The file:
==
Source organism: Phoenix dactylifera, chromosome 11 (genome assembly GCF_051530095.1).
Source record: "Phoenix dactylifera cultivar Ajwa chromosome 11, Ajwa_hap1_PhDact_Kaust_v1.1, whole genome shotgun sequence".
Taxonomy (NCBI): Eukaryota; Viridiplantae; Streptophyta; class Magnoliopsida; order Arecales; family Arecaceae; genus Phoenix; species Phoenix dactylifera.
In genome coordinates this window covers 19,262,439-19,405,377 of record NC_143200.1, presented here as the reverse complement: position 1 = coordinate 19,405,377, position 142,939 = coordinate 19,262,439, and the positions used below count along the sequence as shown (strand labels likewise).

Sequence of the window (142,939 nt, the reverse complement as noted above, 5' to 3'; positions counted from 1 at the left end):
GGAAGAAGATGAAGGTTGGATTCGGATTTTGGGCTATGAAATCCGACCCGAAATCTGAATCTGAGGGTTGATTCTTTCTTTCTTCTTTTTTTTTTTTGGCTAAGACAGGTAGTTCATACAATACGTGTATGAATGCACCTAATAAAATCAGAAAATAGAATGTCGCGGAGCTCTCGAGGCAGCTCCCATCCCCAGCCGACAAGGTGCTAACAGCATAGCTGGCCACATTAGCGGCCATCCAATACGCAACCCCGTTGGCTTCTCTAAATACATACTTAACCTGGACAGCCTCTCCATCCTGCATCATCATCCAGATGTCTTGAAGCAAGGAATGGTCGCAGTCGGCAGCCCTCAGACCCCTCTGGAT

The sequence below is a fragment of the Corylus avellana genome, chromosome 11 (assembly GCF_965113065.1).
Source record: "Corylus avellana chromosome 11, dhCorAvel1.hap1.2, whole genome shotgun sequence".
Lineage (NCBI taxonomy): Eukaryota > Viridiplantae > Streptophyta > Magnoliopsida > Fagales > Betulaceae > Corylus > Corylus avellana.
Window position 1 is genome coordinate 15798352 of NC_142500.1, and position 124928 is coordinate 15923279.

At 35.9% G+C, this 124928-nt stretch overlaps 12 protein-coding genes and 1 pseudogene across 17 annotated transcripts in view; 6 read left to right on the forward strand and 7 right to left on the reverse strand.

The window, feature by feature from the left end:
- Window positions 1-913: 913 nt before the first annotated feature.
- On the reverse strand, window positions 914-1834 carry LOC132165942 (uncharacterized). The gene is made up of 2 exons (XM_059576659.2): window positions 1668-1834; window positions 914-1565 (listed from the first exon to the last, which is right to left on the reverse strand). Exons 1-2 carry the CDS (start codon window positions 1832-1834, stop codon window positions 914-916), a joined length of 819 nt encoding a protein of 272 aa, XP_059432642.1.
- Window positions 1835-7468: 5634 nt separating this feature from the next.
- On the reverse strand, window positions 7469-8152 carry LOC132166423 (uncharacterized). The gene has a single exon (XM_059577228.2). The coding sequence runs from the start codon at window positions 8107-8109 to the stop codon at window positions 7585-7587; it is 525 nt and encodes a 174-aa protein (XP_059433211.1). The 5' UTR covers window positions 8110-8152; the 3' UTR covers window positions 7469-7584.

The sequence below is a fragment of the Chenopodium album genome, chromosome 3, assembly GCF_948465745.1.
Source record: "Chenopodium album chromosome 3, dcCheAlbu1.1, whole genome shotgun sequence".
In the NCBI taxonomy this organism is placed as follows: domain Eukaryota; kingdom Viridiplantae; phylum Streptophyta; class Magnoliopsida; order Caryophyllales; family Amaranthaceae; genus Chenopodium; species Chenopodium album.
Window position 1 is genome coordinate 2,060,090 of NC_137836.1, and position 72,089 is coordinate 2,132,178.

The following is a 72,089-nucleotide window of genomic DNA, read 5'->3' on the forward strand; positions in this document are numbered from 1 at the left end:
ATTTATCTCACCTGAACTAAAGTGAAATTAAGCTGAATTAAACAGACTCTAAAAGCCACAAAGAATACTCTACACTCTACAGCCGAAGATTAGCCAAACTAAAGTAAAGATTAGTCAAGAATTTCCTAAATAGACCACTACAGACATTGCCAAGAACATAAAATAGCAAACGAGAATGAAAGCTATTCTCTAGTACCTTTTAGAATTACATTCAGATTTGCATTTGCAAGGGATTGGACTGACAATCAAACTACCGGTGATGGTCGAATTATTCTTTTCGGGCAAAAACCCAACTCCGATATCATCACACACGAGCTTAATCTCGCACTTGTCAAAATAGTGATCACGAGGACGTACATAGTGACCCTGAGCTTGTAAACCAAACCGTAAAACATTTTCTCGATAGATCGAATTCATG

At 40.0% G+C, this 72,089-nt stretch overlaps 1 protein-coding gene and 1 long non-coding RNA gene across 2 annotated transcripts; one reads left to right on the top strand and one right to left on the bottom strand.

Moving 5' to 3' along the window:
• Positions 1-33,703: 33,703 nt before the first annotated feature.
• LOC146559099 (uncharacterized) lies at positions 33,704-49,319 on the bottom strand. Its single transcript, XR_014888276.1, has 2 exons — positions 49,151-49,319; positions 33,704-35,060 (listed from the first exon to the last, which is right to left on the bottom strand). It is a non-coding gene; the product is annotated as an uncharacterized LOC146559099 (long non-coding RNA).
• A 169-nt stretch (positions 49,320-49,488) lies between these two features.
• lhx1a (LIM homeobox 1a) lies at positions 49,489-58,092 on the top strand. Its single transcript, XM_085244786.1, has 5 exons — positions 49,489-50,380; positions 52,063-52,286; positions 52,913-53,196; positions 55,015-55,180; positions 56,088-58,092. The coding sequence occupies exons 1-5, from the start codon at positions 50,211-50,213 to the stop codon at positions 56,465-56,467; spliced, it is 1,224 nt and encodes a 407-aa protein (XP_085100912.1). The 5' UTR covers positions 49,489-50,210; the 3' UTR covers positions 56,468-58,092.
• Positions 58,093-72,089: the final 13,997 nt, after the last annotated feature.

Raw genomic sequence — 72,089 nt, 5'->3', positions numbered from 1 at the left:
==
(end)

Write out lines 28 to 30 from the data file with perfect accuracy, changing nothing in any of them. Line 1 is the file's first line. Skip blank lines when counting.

• lhx1a (LIM homeobox 1a) lies at positions 49,489-58,092 on the top strand. Its single transcript, XM_085244786.1, has 5 exons — positions 49,489-50,380; positions 52,063-52,286; positions 52,913-53,196; positions 55,015-55,180; positions 56,088-58,092. The coding sequence occupies exons 1-5, from the start codon at positions 50,211-50,213 to the stop codon at positions 56,465-56,467; spliced, it is 1,224 nt and encodes a 407-aa protein (XP_085100912.1). The 5' UTR covers positions 49,489-50,210; the 3' UTR covers positions 56,468-58,092.
• Positions 58,093-72,089: the final 13,997 nt, after the last annotated feature.

Raw genomic sequence — 72,089 nt, 5'->3', positions numbered from 1 at the left: